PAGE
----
“Morocco’s a filthy place…”
How many times have I heard this from people, who’ve heard from people, who’ve heard from people, who’ve probably never been there?
I fell in love with Morocco over fifteen years ago while visiting friends in Tangier. Excited by the food, the hospitality and the craftsmanship I encountered, I was eager to share my discoveries with others. Starting with a small group of eight people, a driver and a guide, I began to discover a rich, vibrant country that excites every sense and I now provide bespoke tours on a regular basis all over the country from the Green North, the Middle and High Atlas and the southern Sahara.
My latest trip can only be described as the ‘travelling Exotic Marigold Hotel tour’ with all members of pensionable age – in possession of bus passes and clutching a pharmacy of each armed with statins, blood pressure tablets and diabetes medication. We just needed Zimmer frames and oxygen to complete the picture…
Our private three car convoy had been thoughtfully supplied with walkie-talkies for super communication – unfortunately, our pensionistas were incapable of pressing the right buttons at the right time! This led to some very odd chats coming through and things being found out which we wished we hadn’t. I also hadn’t anticipated that every service station was identified to be a comfort stop.
In Marrakesh, shepherding the group to the main square of Jmaa el Fna was like herding cats, scurrying hither and yon between food stalls, drink stalls, acrobats and the snake charmer with one member mesmerised and another screaming and running away.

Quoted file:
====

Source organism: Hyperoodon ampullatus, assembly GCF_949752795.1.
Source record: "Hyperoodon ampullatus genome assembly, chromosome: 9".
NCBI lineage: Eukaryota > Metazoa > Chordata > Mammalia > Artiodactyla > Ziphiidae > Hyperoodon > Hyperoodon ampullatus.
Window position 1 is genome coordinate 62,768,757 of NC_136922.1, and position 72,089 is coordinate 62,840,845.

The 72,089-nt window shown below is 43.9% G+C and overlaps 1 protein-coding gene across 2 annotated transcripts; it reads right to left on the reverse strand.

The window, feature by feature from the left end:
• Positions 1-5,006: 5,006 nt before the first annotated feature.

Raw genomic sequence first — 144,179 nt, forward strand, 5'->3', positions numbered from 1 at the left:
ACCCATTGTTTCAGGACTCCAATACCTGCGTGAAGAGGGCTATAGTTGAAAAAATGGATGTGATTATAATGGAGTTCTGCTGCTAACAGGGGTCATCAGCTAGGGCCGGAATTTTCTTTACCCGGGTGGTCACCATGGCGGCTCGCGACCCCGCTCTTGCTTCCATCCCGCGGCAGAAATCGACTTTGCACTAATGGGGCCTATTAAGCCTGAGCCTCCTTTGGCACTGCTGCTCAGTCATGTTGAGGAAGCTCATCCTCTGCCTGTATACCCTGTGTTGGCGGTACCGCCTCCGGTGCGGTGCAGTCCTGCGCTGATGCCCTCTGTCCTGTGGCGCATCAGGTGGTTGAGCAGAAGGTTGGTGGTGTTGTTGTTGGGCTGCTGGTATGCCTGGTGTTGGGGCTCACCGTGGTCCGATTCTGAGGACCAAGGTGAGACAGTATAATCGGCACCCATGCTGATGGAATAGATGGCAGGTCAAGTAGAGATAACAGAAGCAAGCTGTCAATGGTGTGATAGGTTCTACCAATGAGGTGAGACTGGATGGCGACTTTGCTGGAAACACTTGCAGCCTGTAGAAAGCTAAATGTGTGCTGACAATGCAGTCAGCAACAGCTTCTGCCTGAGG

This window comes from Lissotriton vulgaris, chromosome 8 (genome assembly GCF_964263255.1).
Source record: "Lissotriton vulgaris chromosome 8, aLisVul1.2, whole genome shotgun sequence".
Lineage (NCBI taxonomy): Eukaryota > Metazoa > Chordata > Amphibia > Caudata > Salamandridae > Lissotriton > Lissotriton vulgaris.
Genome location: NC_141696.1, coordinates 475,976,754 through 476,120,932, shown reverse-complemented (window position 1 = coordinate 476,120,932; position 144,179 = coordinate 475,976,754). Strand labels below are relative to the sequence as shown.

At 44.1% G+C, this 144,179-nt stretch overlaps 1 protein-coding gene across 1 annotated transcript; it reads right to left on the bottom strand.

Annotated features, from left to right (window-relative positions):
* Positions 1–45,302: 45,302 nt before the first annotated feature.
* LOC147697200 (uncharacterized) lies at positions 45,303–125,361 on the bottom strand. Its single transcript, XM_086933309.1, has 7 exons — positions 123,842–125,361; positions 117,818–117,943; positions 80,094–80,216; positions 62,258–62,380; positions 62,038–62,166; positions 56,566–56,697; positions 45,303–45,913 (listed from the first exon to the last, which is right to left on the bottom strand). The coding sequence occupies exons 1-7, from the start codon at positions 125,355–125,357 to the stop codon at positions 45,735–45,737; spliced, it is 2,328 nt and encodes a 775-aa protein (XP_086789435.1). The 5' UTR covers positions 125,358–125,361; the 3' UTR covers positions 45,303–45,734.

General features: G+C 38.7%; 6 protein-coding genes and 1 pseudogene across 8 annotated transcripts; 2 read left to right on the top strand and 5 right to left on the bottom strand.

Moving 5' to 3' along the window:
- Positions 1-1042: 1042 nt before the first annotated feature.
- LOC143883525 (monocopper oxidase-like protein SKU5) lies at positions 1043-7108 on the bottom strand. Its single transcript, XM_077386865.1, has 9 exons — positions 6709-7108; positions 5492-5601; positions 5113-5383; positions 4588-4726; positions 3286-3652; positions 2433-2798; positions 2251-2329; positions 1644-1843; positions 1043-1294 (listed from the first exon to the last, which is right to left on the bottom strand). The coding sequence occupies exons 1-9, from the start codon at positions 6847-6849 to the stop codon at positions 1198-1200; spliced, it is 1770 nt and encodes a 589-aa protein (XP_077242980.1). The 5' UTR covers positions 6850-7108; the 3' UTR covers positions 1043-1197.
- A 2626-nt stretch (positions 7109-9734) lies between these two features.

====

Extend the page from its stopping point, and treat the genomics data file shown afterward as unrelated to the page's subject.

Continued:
Once we entered the soukh, the only way I could keep track of the group was by following the snowy grey hair standing out like a beacon amongst the wavy dark haired men and be-scarved women. Merchandise was bought at the speed of a credit card swipe – hats, handbags, lamps, mirrors, carpets, djellabas, silver goods and more. The fire eater went down well, someone mentioned that they would save a lot on heating bills back in the UK if he went with them, someone else overdosed on the wonderful sweet oranges and visited a lot of loos which were not to her standard. We did tell everyone… One woman wandered off by herself and apparently had her hearing aid switched off by mistake so our cries of
” …… where are you?” went unheeded. We did find her sitting on top of a pile of rugs with Mohammed, who else, plying her with coffee and asking her if she had any daughters for sale. It was a good things she didn’t understand what he was saying.
Jmaa el Fna soukh
Returning to the hotel by caléche (horse drawn carriage) our driver, a 6-foot Adonis with deep brown eyes called Mohammed ( who else ) was a magnet for the ladies. While negotiating the price, the women were fighting as to would have the pleasure of sitting next to Mohammed and ruined my expert haggling skills by insisting I “pay whatever he wants!”